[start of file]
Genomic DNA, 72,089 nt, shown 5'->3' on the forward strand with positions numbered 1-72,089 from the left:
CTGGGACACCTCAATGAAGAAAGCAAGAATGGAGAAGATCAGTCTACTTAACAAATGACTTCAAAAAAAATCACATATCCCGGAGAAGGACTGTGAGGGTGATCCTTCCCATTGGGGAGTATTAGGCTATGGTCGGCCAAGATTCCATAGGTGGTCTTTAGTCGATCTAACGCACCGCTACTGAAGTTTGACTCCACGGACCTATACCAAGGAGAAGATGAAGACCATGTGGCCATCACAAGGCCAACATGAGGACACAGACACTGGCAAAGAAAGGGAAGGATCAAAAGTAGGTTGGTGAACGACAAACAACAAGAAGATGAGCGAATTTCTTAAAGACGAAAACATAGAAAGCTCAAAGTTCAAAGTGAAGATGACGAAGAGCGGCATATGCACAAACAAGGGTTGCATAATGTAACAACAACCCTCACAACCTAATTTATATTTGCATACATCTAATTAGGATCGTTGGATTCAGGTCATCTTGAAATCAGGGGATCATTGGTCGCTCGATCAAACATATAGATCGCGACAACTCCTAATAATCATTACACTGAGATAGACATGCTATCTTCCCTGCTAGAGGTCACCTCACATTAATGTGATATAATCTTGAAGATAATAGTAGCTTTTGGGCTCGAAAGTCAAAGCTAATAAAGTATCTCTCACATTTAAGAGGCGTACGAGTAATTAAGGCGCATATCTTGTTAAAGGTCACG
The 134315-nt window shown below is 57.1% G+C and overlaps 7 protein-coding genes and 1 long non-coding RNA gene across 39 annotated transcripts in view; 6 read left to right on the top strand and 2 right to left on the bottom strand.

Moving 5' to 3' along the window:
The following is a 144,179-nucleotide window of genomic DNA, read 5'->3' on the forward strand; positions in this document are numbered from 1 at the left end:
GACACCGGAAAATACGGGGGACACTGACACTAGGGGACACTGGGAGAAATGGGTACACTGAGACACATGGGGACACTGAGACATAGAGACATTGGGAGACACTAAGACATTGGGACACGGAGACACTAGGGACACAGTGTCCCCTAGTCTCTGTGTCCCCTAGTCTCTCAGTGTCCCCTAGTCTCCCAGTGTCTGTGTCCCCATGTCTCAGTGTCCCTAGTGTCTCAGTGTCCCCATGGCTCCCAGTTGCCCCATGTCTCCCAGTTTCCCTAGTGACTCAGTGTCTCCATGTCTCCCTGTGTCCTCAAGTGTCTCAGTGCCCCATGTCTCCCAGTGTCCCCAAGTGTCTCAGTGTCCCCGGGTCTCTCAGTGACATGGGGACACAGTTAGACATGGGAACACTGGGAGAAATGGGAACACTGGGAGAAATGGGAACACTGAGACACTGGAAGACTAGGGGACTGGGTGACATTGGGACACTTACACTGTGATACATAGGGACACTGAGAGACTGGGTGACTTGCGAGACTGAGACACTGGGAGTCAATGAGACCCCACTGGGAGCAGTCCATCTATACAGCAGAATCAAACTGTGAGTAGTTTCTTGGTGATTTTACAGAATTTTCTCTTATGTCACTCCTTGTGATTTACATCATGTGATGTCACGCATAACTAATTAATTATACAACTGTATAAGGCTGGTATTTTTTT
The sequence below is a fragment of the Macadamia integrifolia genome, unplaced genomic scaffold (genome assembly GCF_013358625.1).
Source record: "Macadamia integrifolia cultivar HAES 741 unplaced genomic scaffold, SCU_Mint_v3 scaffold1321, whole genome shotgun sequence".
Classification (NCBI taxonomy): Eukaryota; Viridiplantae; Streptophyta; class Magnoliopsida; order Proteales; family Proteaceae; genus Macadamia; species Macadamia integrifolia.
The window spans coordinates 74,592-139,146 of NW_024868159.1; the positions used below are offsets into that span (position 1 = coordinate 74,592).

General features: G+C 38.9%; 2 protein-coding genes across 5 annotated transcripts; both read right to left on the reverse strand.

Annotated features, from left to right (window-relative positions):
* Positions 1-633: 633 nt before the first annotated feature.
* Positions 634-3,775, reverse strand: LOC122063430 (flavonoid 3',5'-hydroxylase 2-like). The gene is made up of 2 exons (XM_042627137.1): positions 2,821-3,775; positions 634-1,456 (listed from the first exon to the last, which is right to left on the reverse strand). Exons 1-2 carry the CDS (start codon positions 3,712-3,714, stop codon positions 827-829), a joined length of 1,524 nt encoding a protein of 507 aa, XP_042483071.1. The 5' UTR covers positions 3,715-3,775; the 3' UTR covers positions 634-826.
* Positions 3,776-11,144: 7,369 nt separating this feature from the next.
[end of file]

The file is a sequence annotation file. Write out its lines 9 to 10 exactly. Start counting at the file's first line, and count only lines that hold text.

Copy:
Classification (NCBI taxonomy): Eukaryota; Viridiplantae; Streptophyta; class Magnoliopsida; order Proteales; family Proteaceae; genus Macadamia; species Macadamia integrifolia.
The window spans coordinates 74,592-139,146 of NW_024868159.1; the positions used below are offsets into that span (position 1 = coordinate 74,592).